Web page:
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Cost-effectiveness analysis of memantine for moderate-to-severe Alzheimer's disease in the Netherlands

Authors Hoogveldt B, Rive, Severens J, Maman K, Guilhaume C

Published 15 June 2011 Volume 2011:7(1) Pages 313—317

DOI https://doi.org/10.2147/NDT.S19239

Review by Single-blind

Peer reviewer comments 2


Bart Hoogveldt1, Benoît Rive2, Johan Severens3, Khaled Maman4, Chantal Guilhaume5
1
Field Product Management, Lundbeck BV, Amsterdam, The Netherlands; 2Global Outcomes Research, Lundbeck SAS, Issy-les-Moulineaux, France; 3Institute of Health Policy and Management, Erasmus University Rotterdam, The Netherlands; 4Creativ Research SAS, Paris, France; 5Global Evidence and Value Development, Sanofi-Aventis, Paris, France

Objective: The purpose of this study was to estimate the cost-effectiveness of memantine relative to standard care in patients with moderate-to-severe Alzheimer's disease in the Netherlands.
Methods: A country-adapted five-year Markov model simulated disease progression through a series of states, defined by dependency and disease severity. Transition probabilities were derived from trials, with utility and epidemiological data obtained from a longitudinal Dutch cohort. Cost-effectiveness was described in terms of quality-adjusted life years and time spent in a nondependent state or in a moderate severity state.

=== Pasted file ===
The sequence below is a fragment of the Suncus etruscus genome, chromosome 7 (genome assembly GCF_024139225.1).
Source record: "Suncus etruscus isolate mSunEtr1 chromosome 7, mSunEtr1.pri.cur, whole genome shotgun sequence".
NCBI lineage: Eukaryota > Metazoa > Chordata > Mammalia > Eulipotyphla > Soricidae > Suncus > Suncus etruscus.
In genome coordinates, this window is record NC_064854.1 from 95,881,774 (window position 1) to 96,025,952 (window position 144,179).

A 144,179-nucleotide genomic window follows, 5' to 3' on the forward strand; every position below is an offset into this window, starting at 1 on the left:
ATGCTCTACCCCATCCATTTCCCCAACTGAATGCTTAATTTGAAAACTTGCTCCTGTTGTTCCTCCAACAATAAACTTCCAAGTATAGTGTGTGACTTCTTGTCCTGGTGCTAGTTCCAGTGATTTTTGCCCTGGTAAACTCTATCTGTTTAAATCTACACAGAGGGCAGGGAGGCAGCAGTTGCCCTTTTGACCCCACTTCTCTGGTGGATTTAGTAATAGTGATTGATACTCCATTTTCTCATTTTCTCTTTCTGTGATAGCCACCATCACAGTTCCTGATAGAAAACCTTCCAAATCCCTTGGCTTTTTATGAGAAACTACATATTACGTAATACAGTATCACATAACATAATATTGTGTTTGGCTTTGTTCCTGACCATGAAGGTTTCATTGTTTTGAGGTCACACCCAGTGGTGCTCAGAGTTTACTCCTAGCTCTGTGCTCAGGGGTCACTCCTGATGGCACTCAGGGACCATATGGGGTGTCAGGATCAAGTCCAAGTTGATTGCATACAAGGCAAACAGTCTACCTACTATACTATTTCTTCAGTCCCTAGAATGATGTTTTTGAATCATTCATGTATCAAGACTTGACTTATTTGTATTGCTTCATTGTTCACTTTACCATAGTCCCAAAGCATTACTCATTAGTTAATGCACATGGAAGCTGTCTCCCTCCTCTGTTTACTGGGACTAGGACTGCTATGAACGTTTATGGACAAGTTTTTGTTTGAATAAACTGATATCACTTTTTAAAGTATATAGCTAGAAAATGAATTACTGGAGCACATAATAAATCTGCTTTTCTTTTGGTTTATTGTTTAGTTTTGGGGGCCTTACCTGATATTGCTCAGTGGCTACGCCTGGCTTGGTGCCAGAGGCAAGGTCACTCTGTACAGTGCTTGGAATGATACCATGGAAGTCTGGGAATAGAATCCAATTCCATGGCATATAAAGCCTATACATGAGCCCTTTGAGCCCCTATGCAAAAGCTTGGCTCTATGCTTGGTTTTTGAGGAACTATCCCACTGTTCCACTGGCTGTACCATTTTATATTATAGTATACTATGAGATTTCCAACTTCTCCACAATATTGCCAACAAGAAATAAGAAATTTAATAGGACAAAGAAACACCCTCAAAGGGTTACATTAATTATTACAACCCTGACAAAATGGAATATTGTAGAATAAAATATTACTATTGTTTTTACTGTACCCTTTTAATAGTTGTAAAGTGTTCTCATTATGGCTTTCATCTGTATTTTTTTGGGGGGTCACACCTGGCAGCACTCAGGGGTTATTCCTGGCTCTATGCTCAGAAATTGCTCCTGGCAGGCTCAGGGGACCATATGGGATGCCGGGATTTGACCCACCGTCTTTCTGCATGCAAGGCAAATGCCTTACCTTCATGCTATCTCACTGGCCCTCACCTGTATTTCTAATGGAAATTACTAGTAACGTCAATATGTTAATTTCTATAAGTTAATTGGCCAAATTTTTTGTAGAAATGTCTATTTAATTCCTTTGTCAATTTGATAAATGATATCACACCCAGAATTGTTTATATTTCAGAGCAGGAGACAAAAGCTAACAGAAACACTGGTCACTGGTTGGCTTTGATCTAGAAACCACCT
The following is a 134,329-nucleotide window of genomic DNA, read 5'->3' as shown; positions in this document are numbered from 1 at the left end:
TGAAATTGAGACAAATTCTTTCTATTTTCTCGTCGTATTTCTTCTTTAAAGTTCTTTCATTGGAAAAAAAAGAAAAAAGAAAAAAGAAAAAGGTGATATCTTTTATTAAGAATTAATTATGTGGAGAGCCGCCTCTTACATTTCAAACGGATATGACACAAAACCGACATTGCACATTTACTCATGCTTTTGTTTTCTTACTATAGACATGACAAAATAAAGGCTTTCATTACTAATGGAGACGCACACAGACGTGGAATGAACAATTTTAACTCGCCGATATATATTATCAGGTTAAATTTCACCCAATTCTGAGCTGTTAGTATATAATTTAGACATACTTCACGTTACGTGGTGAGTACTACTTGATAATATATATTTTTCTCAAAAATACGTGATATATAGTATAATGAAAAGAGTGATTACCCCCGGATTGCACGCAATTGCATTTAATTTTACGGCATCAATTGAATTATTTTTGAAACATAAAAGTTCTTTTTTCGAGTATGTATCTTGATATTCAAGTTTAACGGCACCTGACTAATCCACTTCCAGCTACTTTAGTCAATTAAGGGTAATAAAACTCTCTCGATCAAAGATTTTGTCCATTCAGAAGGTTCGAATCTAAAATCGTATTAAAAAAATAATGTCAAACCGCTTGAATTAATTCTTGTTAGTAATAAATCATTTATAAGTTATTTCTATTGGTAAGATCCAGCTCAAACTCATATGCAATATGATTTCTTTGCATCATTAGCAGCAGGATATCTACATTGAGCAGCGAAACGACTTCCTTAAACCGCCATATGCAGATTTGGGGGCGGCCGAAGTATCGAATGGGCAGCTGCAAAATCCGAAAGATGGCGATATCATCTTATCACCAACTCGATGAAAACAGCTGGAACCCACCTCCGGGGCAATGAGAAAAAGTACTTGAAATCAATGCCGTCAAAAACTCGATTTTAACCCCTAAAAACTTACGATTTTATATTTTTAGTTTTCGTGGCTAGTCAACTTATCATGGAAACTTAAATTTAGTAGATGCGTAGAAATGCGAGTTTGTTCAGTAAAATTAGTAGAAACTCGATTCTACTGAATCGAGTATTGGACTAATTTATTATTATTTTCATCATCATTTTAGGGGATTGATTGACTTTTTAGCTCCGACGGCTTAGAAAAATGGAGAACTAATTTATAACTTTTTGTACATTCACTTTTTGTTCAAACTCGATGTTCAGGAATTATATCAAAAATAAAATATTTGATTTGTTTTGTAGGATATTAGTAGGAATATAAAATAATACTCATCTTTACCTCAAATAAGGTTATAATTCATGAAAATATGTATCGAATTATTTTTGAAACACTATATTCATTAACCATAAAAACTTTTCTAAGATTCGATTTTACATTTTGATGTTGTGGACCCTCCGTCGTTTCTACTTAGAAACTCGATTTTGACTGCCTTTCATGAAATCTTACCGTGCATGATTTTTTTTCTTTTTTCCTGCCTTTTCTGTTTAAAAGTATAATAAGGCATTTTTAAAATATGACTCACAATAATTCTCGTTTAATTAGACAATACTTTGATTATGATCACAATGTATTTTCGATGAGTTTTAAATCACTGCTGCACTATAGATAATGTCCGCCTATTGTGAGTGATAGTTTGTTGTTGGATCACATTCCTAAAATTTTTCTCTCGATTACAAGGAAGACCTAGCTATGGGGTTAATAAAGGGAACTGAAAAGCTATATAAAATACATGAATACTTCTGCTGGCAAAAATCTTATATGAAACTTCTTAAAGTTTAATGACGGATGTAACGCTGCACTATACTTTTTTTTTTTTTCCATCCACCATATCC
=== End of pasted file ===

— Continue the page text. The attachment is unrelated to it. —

Results: Memantine monotherapy versus standard care led to 0.058 quality-adjusted life years gained (1.207 versus 1.265), longer time in a nondependent state (from 1.602 to 1.751 years) and in a moderate state (from 2.051 to 2.141 years), and no additional costs (€113,927 versus €110,097). Robustness of results was confirmed through sensitivity analyses.
Conclusion: Memantine is dominant compared with standard care in the Netherlands. Results are consistent with similar economic evaluations in other countries.

Keywords:
memantine, Alzheimer's disease, cost-effectiveness analysis, Netherlands, cholinesterase inhibitors

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